For some odd, and every mysterious reason, my boss had implanted a tradition several years back that anyone participating in World Cup, citizens or not, would be given free admission into our park for the week. The result of this you might ask? Thousand upon thousands of foreign-speaking, non-logical, rule-breaking patrons running freely around the park, causing havoc nearly every where they go. The logic my boss had when he decided free admission for these people would be a good idea is something that will never be clear to me. It was only a matter of time, I knew, before admissions booths one, two, and three would be teeming with foreign soccer players wishing to get their small, blue VIP cards stamped. Families that would surely not know how to read any signs, and would surely bring in bags upon bags of outside, illegal foods along with their six plus small children that were sure to wear life jackets by themselves in the deepest areas of the wave pool. Oh, the joy.

As I sat here, pondering such horrors, an Indian family climbed the final set of stairs leading to the slides.

And so it begins, I muttered under my breath, as I smiled at them and gave the first man an okay to go down. After some hesitation and many phrases uttered to his companions in words I could not understand, he sat down in his tube, incorrectly of course.

Now, you must understand, that our waterpark had never been supplied with the finest inner tubes in the world, and that sitting anywhere on the tube other than directly in the middle would almost always result in the patron flipping out, and smacking his or her head on the slide. Knowing this, I desperately attempted to reach for the tube handle before the man went down. However, he escaped my reach, making it nearly two feet down the slide before the tube flipped and he was launched out.

I quickly told the next man in line not to go, and leaped to my feet to alert the guard at the bottom of slides to watch for the man who was on his way down, tubeless. I watched too, of course, but much to my dismay the man did not appear into the plunge pool. Nervously, I glanced to my left and spotted the man carrying his tube and walking back up the slide’s incline with extremely unsure footing.

Fear mixed with emotions of humor engulfed me, and I could barely whistle at him to go back down.

“You must go down the slide, sir!” I yelled to him, hoping he could understand my frantic hand motions.

He simply shook his head at me. “I fall out, I start over!” he shouted in broken English, and continued his climb up to the top. Certain at any moment he was bound to slip and be seriously injured, I turned back to my station to radio my supervisor. It was then, that I saw the most terrifying fact of my life. The man, the unintelligent, ignorant, non-English speaking man that I had warned not to go down the slide was gone and had obviously done the unthinkable deed to going down the slide.

I turned to face the man making his return climb again, and watched with panic as the second man going down in his tube collided with his companion. The possibilities of what could happen next flashed through my head in a matter of nanoseconds. Concussion, broken bones, spinal injury, paralysis, flipping over the slide wall and falling to a sudden death caused by an unforgiving concrete sidewalk. Oh, the horrible possibilities were endless.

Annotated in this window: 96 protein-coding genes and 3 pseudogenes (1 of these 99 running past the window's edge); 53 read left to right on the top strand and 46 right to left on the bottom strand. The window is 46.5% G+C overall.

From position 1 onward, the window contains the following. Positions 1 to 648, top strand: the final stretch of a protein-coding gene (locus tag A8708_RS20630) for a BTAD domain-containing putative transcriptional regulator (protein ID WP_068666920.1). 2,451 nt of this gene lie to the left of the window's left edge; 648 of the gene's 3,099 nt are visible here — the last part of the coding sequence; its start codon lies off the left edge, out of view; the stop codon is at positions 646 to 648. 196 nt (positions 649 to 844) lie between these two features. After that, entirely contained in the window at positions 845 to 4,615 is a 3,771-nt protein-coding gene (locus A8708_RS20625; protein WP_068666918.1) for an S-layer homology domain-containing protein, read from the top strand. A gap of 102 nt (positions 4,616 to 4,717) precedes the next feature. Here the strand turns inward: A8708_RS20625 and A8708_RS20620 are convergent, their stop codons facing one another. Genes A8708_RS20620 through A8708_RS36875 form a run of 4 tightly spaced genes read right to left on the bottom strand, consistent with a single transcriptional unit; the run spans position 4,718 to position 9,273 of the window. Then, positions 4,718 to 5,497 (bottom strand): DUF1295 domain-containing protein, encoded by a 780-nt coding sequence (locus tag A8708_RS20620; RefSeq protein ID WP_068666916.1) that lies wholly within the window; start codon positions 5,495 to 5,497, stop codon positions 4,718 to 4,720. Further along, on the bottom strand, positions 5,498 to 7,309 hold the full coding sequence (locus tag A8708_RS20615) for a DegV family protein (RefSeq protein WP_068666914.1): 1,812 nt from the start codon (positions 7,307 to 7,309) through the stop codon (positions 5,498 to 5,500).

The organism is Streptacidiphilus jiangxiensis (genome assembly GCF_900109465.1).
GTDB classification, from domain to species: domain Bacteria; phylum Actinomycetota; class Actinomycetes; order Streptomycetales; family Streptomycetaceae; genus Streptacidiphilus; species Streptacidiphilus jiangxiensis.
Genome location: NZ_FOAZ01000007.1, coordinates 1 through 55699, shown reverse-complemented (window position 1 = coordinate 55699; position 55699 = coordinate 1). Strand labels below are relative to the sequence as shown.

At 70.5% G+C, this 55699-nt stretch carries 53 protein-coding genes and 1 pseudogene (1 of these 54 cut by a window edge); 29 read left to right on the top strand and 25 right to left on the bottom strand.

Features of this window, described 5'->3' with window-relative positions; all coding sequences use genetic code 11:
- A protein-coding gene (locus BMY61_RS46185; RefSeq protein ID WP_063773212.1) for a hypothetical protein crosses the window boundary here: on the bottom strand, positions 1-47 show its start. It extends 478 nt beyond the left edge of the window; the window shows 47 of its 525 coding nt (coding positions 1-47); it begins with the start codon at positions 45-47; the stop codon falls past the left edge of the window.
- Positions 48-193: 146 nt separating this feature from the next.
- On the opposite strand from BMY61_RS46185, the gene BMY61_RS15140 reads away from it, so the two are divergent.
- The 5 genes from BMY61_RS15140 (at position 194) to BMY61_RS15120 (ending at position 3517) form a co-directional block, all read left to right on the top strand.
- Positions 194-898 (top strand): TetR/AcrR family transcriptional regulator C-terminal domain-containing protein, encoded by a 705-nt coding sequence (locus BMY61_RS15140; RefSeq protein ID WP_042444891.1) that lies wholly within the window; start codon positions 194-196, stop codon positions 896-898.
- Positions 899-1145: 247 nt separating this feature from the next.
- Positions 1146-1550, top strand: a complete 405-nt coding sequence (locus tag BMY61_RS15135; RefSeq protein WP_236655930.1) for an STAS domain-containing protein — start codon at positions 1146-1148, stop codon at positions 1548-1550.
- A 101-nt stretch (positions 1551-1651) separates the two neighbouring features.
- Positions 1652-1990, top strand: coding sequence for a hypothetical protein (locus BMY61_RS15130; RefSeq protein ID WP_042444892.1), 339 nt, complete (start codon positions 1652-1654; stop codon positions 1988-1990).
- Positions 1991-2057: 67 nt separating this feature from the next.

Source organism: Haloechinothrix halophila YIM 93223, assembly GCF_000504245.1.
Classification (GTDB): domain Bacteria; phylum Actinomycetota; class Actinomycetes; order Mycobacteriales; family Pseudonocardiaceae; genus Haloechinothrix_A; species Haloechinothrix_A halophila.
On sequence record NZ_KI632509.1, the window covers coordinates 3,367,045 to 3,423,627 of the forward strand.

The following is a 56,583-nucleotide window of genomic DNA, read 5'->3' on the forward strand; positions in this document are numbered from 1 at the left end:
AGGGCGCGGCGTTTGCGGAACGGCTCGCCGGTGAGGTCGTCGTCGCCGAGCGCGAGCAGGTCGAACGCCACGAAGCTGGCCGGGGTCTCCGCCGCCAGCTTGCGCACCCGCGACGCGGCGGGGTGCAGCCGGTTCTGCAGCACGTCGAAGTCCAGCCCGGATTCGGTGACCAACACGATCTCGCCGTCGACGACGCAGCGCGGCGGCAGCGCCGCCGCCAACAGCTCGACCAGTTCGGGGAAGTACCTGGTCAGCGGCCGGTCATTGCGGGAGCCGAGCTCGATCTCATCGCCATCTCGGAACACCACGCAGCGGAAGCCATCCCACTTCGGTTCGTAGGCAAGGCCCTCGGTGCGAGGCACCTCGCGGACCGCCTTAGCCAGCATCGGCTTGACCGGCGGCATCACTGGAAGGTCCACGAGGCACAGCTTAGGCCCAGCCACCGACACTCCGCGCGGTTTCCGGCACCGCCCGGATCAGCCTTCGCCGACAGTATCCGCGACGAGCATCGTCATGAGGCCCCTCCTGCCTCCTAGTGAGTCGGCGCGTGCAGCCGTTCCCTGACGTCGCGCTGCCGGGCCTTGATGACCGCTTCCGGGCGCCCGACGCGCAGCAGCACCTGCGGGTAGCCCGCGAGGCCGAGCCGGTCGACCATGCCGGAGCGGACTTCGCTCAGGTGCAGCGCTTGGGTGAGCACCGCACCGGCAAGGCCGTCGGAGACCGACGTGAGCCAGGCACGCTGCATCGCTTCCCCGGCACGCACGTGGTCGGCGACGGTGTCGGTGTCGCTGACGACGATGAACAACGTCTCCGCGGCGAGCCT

However, none of my worst fears managed to become a reality, as the collision simply caused the first man to fall on top of the second, both slipping the rest of the way down the slide and safely entering the plunge pool at the bottom. The bottom of slides guard looked at them and then to me in disbelief. I sat down at my station, feeling faint and dizzy.

Needless to say, the incident is discussed as humorous now. Neither man had gotten hurt, and the image of them colliding could have very well have been something only seen in a comedy or cartoon. However, whenever World Cup week comes along at the water park these days, I vow to avoid top of slides with all my being.


7 thoughts on “A Day in the Life of the Average Life Guard”

  1. I followed your blog because I haven’t found many real deal writing blogs, but who would have guessed you wouldn’t only have a writing skills in common but also a fellow lifeguard. I do it now only in the summers but I used to guard at my local YMCA all the time. I know the feeling of going over different scenarios in my head and planning for the worst well in advance. I used to think about my writing while on the stand planning out what I would write about next as I day dreamed in the stand. The YMCA is a lot more relaxed than some water park. It was a nice job maybe I’ll write about it one day.

    Liked by 1 person

    1. Haha thanks! It’s great to be able to connect with my followers on something random like lifeguarding. I guarded at an outdoor water park near my house for three summers and definitely passed time by running scenarios over and over again in my head. Glad you found this story interesting and something you could relate to. Thanks for the follow!